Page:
Magley receives Newman Civic Fellow Award from Campus Compact

May 7, 2011


Liza R. Magley, a junior at Xavier University in Cincinnati is one of 135 students from 30 states honored today as Newman Civic Fellows by Campus Compact, which recognize college student leaders who have demonstrated investment in finding solutions for challenges facing communities. Liza is from Fayetteville, NY (13066) and is the daughter of Michael and Susan Clancy-Magley. She is an economics major in Xavier’s Philosophy, Politics & the Public Honors program with a minor in Spanish.
Dr. Frank Newman, a founder of Campus Compact, had a tremendous impact on American education and its role in the development of citizens eager and prepared to make a difference. He dedicated his life to creating systemic change through education reform and would have been inspired by this initial group of Newman Civic Fellows. They are reflections and affirmations of his life’s work.
College and university presidents nominated the best of the best: promising college student leaders who have demonstrated an investment in finding solutions for challenges facing communities throughout the country. Through service, research and advocacy, these Newman Civic Fellows have made the most of their college experiences to better understand themselves, the root causes of social issues, and effective mechanisms for creating lasting change.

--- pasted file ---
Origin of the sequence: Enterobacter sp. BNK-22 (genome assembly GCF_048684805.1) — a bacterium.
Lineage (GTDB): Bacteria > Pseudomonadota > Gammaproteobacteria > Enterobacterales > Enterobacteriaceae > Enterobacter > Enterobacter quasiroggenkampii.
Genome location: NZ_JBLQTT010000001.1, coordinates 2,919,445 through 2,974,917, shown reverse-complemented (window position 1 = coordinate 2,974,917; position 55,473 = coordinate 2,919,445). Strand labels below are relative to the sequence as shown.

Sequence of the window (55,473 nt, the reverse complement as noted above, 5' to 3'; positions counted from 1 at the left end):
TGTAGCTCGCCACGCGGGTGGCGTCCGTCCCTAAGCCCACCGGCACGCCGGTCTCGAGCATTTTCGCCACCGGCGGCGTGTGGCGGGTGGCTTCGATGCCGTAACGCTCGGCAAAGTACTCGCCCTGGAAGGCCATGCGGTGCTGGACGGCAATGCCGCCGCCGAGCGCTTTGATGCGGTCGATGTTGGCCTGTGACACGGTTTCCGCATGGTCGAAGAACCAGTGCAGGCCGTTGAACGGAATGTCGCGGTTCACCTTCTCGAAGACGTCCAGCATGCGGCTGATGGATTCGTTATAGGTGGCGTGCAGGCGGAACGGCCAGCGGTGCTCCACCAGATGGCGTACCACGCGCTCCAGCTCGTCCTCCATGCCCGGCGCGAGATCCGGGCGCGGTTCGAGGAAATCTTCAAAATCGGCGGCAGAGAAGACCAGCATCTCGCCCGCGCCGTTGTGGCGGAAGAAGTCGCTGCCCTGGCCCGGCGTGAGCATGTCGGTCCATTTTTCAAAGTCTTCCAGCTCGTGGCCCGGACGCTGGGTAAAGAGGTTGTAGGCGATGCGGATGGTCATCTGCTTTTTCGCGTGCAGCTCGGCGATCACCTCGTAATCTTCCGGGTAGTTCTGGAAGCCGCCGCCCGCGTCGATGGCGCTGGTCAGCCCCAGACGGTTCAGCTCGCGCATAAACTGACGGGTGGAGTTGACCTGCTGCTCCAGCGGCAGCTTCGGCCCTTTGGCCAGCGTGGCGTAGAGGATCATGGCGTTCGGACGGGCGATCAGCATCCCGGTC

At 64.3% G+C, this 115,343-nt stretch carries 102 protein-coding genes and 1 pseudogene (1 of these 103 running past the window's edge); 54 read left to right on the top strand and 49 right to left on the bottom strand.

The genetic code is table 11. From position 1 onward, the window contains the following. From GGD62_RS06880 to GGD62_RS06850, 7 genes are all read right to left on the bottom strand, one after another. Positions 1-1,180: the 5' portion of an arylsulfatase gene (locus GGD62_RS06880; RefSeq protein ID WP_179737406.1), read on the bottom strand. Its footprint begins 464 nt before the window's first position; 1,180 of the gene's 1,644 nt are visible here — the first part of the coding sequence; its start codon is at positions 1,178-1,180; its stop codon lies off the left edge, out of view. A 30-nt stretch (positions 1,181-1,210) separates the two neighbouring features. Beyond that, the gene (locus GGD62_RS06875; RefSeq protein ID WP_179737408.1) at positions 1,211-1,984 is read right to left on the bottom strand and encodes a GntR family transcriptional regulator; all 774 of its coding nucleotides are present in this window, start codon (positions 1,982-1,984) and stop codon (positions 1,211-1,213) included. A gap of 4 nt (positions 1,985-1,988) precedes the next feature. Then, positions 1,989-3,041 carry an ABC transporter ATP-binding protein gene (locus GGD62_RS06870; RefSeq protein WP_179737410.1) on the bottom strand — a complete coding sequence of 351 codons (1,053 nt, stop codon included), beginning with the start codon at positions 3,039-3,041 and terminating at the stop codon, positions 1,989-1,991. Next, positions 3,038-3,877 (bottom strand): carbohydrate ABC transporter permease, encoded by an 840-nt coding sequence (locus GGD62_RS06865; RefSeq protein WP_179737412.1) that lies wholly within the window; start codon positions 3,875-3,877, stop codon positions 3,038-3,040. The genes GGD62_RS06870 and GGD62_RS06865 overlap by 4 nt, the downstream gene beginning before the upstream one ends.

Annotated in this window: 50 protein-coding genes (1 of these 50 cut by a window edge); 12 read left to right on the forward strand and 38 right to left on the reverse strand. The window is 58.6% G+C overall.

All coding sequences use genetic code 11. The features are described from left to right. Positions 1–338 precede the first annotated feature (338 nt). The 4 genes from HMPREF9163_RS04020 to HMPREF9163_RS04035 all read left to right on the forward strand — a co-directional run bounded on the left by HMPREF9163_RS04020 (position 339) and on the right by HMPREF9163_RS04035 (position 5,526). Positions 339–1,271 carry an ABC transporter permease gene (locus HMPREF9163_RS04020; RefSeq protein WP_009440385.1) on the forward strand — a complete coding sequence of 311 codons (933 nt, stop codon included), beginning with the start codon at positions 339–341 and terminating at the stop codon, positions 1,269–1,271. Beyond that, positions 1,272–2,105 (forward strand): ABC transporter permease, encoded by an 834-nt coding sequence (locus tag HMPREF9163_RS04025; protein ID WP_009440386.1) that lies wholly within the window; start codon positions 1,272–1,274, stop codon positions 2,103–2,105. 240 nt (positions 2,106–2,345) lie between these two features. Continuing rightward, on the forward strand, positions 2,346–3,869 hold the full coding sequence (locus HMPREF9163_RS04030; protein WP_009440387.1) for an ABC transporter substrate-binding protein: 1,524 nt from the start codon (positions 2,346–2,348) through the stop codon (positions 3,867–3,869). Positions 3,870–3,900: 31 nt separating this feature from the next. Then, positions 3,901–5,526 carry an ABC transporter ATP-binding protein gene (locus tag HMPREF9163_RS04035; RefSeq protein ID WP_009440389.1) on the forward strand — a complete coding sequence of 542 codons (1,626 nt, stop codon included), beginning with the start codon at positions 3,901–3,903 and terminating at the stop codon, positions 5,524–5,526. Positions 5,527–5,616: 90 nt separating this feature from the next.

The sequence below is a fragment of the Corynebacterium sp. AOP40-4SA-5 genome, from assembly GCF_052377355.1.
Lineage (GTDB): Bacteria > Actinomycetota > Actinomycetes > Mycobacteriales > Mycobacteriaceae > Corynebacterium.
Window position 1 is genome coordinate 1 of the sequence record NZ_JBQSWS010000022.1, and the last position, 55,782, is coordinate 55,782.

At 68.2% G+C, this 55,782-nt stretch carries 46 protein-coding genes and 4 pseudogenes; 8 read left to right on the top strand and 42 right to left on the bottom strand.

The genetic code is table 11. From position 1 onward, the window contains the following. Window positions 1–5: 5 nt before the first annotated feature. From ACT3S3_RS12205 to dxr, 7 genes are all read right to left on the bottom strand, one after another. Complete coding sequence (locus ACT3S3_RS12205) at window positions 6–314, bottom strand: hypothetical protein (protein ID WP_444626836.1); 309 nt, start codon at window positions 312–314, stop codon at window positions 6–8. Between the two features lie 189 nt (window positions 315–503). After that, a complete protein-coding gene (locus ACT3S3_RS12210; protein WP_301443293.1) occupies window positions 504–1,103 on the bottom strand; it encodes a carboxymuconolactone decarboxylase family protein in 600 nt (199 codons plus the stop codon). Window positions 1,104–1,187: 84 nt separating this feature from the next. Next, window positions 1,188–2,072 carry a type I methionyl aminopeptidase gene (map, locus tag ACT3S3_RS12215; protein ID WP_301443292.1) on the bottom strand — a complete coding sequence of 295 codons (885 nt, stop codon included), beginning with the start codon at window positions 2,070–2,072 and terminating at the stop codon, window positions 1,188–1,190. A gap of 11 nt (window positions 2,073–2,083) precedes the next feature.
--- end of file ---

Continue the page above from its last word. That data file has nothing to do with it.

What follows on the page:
“These students represent the next generation of public problem-solvers and civic leaders. They are national examples of the role that higher education can and does play in building a better world,” said Campus Compact president Maureen F. Curley.
Magley works with low-income elderly people each week at the Little Sisters of the Poor Nursing Home where she participates in daily activities, field trips, special events, and one-on-one visits. Her interest in translating individual relationships with the elderly into public policy led her to become an intern for a United States congressman in order to better understand the federal legislative process. She has also been a conversation partner with a student from a Spanish-speaking country, and a participant in Xavier’s academic service-learning immersion program in Nicaragua.
Through service-learning courses and community engagement, colleges are developing students’ public problem-solving skills such as the ability to research and analyze community needs, a willingness to lead and participate in public processes and debate, the commitment to raise awareness about community challenges, and the ability to inspire people to become part of solutions.
Campus Compact is a national coalition of more than 1,100 college and university presidents—representing some 6 million students—who are committed to fulfilling the civic purposes of higher education to improve community life and to educate students for civic and social responsibility. Through the Newman Civic Fellows Awards, college and university presidents acknowledge students with the ability and motivation to create lasting change in our communities. For more information about the Newman Civic Fellows, visit